2nd showing of ETL film April 29
Students create documentary on Sámi people of Norway & Sweden
April 15, 2015
By Jake Schultz ’16
Five CSB/SJU students found themselves two hours from what the locals call "the end of the road" in northern Norway at the end of December.
This is where the Sámi people call home. The Sámi, who have more than 150 words for snow, are the only recognized indigenous people in Scandinavia and are the focus of Extending the Link's newest documentary, "Obbasa Ain Gállit: We Continue."
The documentary's debut was April 23 and will be shown again at 7 p.m. Wednesday, April 29, at Alumnae Hall, CSB.
Extending the Link (ETL) is a non-profit, student-run venture sponsored by the Donald McNeely Center for Entrepreneurship, and makes annual documentaries to promote positive social change.
ETL brought its event coordinator, fundraising coordinator, a videographer and the group's two co-directors from their team of 12 students to Norway and Sweden to film and interview Sámi people and the landscape around them — the Sámi homeland, Sápmi. The trek, which lasted close to three weeks, is part of the year-long process that culminates with the premiere.
"Our mission is to cover under-reported social justice issues," said Ana Nugent, a senior global business leadership and art major at CSB and one of the two co-directors for ETL. "Since we saw this as an issue that not many people know about, including ourselves, it was a completely new topic for all of us."
ETL specifically chose the Sámi people because of the large population of Sámi-Americans in Minnesota and their willingness to have their stories heard.
"They have been marginalized. They are a minority. They try to stick together and create an indigenous voice, but they also accept allies. They want you as their ally and they need allies. That's a huge reason we do what we do, to make those connections and build awareness of these great people," said Megan Boettcher, a senior art major at CSB and co-director of ETL.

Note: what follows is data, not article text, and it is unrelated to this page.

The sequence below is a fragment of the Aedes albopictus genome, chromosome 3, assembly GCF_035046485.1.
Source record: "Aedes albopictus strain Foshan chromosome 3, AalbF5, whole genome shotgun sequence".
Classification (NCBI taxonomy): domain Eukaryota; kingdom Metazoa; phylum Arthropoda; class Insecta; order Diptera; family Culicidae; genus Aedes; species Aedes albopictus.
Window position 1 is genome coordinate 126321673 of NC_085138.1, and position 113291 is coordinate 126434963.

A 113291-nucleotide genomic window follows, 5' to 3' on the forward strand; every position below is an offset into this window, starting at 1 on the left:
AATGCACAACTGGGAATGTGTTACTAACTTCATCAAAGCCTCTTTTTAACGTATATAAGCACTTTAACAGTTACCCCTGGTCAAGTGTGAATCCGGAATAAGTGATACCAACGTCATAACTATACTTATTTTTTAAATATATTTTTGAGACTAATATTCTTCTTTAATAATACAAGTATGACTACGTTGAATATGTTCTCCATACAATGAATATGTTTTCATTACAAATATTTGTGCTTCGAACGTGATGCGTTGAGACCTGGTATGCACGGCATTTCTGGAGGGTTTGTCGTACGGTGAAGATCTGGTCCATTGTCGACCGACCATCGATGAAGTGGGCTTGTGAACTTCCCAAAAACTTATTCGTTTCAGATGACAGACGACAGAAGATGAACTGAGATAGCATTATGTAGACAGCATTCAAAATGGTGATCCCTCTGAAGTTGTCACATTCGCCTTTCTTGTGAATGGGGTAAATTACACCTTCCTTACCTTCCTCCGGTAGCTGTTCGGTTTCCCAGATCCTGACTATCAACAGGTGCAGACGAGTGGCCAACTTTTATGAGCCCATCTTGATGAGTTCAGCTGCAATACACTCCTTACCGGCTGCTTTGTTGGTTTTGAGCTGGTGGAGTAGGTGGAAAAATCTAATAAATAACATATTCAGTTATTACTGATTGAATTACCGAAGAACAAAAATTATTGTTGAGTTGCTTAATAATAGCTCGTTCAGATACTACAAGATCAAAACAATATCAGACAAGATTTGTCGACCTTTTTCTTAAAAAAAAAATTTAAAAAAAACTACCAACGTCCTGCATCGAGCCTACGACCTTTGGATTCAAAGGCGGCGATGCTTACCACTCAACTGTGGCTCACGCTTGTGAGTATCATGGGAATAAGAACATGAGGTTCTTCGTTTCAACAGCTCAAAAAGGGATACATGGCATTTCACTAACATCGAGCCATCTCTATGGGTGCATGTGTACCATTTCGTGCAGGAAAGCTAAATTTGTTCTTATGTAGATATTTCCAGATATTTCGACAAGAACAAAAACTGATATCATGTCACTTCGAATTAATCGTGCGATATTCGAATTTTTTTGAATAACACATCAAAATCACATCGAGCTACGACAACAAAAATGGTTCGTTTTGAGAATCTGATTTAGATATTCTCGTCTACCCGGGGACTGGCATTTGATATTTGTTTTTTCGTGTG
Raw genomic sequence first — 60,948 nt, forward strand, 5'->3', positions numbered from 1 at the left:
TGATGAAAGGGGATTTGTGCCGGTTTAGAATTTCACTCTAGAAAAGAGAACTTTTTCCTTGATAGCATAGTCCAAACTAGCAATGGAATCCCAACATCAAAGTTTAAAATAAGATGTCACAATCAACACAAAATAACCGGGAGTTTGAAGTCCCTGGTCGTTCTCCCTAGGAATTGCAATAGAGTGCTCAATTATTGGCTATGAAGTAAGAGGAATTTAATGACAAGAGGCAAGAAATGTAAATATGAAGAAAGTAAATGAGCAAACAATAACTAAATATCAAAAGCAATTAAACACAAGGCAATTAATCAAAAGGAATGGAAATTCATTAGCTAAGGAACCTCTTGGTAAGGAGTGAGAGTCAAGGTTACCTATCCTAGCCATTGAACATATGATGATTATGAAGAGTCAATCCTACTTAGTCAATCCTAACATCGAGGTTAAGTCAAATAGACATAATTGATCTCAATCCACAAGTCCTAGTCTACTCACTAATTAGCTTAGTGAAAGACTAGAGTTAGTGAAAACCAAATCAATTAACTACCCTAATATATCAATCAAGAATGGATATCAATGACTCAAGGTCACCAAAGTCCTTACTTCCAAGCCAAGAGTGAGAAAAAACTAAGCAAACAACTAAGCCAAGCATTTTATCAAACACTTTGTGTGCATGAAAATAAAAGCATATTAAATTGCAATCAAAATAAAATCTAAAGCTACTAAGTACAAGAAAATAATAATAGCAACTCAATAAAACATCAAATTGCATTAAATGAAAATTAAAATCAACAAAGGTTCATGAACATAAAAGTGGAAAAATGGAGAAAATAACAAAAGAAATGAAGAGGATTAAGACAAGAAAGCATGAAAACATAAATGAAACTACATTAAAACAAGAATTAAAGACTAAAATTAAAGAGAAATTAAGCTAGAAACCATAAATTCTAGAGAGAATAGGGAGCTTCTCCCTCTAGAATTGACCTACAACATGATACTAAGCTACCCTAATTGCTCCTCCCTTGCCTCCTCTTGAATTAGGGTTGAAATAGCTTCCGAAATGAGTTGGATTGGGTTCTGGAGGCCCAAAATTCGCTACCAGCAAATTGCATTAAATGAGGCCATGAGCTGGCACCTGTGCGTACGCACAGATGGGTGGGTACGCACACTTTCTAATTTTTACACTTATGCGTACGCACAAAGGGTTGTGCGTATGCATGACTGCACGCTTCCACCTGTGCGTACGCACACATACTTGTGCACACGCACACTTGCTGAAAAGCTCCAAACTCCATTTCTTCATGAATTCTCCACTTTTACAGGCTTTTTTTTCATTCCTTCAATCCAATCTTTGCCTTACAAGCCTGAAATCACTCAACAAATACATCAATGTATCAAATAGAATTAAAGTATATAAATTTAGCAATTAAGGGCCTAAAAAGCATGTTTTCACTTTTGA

The group's motto of "Think globally, act locally," has been a driving force for the documentary. Their goal is to open people's eyes to a group of indigenous people that is trying to keep their cultural traditions while assimilating in the United States.
Part of acting locally will come when the documentary is premiered with members of the Sámi-American community in attendance, including Kurt Seaberg, a Sámi-American artist from Minneapolis.
The film and the discussion afterwards are meant to get people talking about the current state of the Sámi culture and indigenous issues around the world.
"We want to make a big impact in any way we can as college students and get people discussing the issues faced by indigenous people and the actions they are taking," Boettcher said.
The title of the documentary, "Obbasa Ain Gállit" is literally translated as, "We continue grinding pure snow," but the popular Sámi phrase is a message of strength and resilience. For the Sámi people, the phrase means to keep moving forward.
Despite the freezing temperatures in northern Norway where the sun doesn't rise above the horizon for months on end, Boettcher felt a connection with the Sámi people that she hopes people at CSB/SJU will feel as well.
"There was a definite contrast between how cold this place was and how warm the people were," Boettcher said. "This documentary is for them."